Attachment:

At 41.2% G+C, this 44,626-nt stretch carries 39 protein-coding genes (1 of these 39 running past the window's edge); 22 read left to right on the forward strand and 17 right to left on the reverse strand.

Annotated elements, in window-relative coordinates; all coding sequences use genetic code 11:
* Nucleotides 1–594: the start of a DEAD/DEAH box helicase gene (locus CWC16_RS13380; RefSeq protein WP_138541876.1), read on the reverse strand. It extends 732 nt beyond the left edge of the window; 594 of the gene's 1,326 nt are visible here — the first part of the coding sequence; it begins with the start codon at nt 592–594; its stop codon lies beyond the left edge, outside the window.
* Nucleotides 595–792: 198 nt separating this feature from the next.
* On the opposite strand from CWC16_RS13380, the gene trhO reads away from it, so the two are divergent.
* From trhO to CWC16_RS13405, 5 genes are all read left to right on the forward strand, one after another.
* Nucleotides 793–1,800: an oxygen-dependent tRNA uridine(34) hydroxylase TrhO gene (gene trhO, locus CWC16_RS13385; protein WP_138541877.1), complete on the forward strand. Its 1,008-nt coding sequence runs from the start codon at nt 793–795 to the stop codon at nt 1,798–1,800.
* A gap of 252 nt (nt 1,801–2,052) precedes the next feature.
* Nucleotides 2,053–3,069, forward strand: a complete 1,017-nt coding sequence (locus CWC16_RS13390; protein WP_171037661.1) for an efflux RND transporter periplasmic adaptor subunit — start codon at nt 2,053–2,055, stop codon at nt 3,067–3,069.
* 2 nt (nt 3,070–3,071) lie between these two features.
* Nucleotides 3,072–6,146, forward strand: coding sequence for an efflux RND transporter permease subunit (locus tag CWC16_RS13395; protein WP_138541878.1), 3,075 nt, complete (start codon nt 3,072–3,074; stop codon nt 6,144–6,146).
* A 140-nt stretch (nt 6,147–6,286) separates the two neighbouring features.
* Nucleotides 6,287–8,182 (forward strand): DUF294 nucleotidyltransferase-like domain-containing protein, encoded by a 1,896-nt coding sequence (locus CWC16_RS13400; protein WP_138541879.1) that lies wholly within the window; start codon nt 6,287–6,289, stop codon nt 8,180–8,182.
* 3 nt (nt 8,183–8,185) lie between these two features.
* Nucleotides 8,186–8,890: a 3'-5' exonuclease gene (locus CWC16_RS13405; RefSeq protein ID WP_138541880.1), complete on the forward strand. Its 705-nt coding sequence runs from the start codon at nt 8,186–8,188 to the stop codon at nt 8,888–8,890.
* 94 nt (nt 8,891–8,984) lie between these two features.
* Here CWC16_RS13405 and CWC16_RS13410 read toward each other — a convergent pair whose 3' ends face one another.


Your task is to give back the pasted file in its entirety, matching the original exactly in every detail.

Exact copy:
At 41.2% G+C, this 44,626-nt stretch carries 39 protein-coding genes (1 of these 39 running past the window's edge); 22 read left to right on the forward strand and 17 right to left on the reverse strand.

Annotated elements, in window-relative coordinates; all coding sequences use genetic code 11:
* Nucleotides 1–594: the start of a DEAD/DEAH box helicase gene (locus CWC16_RS13380; RefSeq protein WP_138541876.1), read on the reverse strand. It extends 732 nt beyond the left edge of the window; 594 of the gene's 1,326 nt are visible here — the first part of the coding sequence; it begins with the start codon at nt 592–594; its stop codon lies beyond the left edge, outside the window.
* Nucleotides 595–792: 198 nt separating this feature from the next.
* On the opposite strand from CWC16_RS13380, the gene trhO reads away from it, so the two are divergent.
* From trhO to CWC16_RS13405, 5 genes are all read left to right on the forward strand, one after another.
* Nucleotides 793–1,800: an oxygen-dependent tRNA uridine(34) hydroxylase TrhO gene (gene trhO, locus CWC16_RS13385; protein WP_138541877.1), complete on the forward strand. Its 1,008-nt coding sequence runs from the start codon at nt 793–795 to the stop codon at nt 1,798–1,800.
* A gap of 252 nt (nt 1,801–2,052) precedes the next feature.
* Nucleotides 2,053–3,069, forward strand: a complete 1,017-nt coding sequence (locus CWC16_RS13390; protein WP_171037661.1) for an efflux RND transporter periplasmic adaptor subunit — start codon at nt 2,053–2,055, stop codon at nt 3,067–3,069.
* 2 nt (nt 3,070–3,071) lie between these two features.
* Nucleotides 3,072–6,146, forward strand: coding sequence for an efflux RND transporter permease subunit (locus tag CWC16_RS13395; protein WP_138541878.1), 3,075 nt, complete (start codon nt 3,072–3,074; stop codon nt 6,144–6,146).
* A 140-nt stretch (nt 6,147–6,286) separates the two neighbouring features.
* Nucleotides 6,287–8,182 (forward strand): DUF294 nucleotidyltransferase-like domain-containing protein, encoded by a 1,896-nt coding sequence (locus CWC16_RS13400; protein WP_138541879.1) that lies wholly within the window; start codon nt 6,287–6,289, stop codon nt 8,180–8,182.
* 3 nt (nt 8,183–8,185) lie between these two features.
* Nucleotides 8,186–8,890: a 3'-5' exonuclease gene (locus CWC16_RS13405; RefSeq protein ID WP_138541880.1), complete on the forward strand. Its 705-nt coding sequence runs from the start codon at nt 8,186–8,188 to the stop codon at nt 8,888–8,890.
* 94 nt (nt 8,891–8,984) lie between these two features.
* Here CWC16_RS13405 and CWC16_RS13410 read toward each other — a convergent pair whose 3' ends face one another.